Among those states, Alabama, Alaska, Arizona, Georgia, South Carolina, South Dakota and Texas are siding with Shelby County, while California, Mississippi, New York and North Carolina argue that the law should be upheld, according to news reports.
Many, including Civil Rights Activist Rev. Al, Sharpton, Founder and President of the National Action Network (NAN), Rev. Charles Williams II and Sr., members of Detroit chapter of NAN, The NAACP, S.E.I.U., Dr. Martin Luther King III, and many other groups were in Washington, D.C., Feb 27, to support and challenge the hearing of the oral arguments in the case.
“The NAACP has always fought for voting rights and will never stop advocating for unfettered access to the ballot box for all Americans,” stated Roslyn M. Brock, Chairman of the NAACP National Board of Directors. “We are driven by the legacy of those who sacrificed time, resources, and in many cases, their lives for this fundamental right. We must ensure that Section 5 of the Voting Rights Act is preserved.”
Shelby County v. Holder, came into play following the Justice Department’s veto in 2008, of Shelby County’s move to redraw one of its electoral maps effectively reducing the number of black voters in that district from 70.9 percent to 29.5 percent.
That case caught the attention of conservative advocate Edward Blum—who persuaded Shelby County to file a suit on the basis that Section 5 has outlived its validity and unfairly targets certain states.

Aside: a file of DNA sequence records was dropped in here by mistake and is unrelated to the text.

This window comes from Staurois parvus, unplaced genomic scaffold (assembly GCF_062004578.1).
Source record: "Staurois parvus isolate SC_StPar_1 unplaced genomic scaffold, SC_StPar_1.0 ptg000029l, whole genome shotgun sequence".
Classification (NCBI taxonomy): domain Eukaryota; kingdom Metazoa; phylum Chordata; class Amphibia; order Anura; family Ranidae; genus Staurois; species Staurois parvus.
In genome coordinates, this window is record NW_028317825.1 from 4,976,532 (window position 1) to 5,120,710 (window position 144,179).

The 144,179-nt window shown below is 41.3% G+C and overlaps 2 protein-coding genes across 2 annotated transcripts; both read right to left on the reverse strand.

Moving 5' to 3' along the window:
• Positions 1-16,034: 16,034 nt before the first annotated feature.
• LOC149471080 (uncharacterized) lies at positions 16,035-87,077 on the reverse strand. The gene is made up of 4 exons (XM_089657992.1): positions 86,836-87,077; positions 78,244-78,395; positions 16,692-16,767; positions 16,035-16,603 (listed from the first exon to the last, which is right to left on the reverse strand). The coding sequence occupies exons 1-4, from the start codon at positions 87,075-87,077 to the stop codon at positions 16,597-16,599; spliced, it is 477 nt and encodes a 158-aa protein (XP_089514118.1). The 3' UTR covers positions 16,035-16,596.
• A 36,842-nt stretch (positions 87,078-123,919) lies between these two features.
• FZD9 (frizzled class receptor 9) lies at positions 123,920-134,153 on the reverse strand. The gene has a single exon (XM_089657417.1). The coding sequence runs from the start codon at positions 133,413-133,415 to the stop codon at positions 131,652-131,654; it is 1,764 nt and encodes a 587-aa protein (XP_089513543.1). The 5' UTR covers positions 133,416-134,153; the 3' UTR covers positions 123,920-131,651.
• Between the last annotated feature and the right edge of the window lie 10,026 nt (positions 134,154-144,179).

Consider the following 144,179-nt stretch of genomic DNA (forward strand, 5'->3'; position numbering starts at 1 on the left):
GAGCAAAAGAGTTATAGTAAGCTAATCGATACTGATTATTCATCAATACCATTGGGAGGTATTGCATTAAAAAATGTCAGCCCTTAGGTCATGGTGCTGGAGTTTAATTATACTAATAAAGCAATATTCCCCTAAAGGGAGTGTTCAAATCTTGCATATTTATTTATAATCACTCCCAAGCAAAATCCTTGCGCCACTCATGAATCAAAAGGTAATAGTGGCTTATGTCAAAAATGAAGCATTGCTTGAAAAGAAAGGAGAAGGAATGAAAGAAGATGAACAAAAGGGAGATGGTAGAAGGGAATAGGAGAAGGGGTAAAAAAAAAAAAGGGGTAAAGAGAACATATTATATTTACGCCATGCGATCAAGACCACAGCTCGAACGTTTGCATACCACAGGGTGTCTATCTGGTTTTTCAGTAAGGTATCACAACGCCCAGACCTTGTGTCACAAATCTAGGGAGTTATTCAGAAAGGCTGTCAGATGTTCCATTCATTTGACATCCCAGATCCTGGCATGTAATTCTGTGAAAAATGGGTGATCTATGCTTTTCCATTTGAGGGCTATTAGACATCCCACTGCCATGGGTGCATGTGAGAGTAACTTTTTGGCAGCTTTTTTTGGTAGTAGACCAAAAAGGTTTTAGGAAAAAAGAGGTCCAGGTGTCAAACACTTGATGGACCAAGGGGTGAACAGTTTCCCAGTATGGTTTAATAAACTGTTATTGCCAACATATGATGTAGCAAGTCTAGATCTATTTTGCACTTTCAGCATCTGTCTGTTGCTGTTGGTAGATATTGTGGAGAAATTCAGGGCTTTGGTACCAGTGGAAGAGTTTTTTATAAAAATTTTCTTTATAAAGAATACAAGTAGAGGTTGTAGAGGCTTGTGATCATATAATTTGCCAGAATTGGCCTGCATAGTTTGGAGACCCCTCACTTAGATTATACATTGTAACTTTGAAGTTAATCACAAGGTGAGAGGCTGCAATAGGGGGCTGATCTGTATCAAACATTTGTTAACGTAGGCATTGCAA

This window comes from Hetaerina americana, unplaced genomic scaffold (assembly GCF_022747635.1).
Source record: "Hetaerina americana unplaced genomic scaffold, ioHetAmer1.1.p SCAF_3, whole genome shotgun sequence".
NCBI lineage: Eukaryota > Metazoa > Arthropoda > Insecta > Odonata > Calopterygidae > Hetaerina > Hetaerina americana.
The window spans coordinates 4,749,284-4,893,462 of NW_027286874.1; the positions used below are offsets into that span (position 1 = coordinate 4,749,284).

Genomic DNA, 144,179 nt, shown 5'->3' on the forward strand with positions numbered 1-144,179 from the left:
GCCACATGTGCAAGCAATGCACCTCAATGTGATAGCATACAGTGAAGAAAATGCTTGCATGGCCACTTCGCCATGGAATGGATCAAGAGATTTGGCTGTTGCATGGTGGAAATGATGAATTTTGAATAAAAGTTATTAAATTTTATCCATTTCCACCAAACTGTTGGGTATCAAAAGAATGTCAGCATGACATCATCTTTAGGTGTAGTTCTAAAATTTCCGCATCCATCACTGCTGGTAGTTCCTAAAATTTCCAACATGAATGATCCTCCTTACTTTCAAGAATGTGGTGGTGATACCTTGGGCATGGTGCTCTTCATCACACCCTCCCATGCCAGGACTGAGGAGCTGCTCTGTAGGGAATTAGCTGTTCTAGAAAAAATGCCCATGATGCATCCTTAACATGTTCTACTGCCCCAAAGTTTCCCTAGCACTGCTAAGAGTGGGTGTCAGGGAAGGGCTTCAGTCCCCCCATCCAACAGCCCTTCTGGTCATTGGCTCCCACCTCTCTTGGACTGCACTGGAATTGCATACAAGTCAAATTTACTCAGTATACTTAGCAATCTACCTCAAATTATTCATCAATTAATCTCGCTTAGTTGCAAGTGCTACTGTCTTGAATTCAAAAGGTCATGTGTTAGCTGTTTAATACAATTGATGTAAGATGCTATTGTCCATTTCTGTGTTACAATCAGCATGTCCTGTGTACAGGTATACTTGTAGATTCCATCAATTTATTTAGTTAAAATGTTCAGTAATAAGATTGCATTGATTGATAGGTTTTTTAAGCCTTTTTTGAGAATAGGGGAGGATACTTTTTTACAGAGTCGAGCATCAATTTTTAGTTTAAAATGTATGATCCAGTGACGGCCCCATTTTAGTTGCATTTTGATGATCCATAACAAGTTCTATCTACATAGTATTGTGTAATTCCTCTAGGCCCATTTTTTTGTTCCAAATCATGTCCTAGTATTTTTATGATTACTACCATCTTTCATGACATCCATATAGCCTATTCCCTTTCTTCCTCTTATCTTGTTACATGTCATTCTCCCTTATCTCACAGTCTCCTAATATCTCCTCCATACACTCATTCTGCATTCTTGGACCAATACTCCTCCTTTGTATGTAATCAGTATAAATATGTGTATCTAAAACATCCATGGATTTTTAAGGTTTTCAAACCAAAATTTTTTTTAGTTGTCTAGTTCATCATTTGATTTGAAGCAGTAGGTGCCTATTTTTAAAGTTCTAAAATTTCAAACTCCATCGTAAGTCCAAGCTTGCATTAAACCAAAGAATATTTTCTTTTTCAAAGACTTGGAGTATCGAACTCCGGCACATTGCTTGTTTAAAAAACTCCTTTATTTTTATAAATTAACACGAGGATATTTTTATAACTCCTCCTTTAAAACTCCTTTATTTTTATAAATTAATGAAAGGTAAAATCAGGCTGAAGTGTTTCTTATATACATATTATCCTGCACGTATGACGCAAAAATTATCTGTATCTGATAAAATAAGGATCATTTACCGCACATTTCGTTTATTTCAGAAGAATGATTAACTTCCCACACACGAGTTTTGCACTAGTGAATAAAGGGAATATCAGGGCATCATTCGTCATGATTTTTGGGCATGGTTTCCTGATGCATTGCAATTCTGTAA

Benjamin Todd Jealous, President and CEO of the NAACP said, “This case comes on the heels of an election year in which our nation witnessed the greatest assault on voting rights since the Jim Crow era.” “Section 5 is the heart of the VRA. Shelby County v. Holder threatens to erode the essential protections that Section 5 provides for all Americans. “
The Supreme Court will decide whether Section 5 is still a necessary deterrent against voter discrimination, and according to published reports, the liberal and conservative justices engaged in a sometimes tense back-and-forth, over whether there is an ongoing need in 2013 for the part of the Voting Rights Act that requires states with a history of discrimination, mainly in the Deep South, to obtain approval before making changes in the way elections are held.
A decision is expected to be made by the Supreme Court by late June.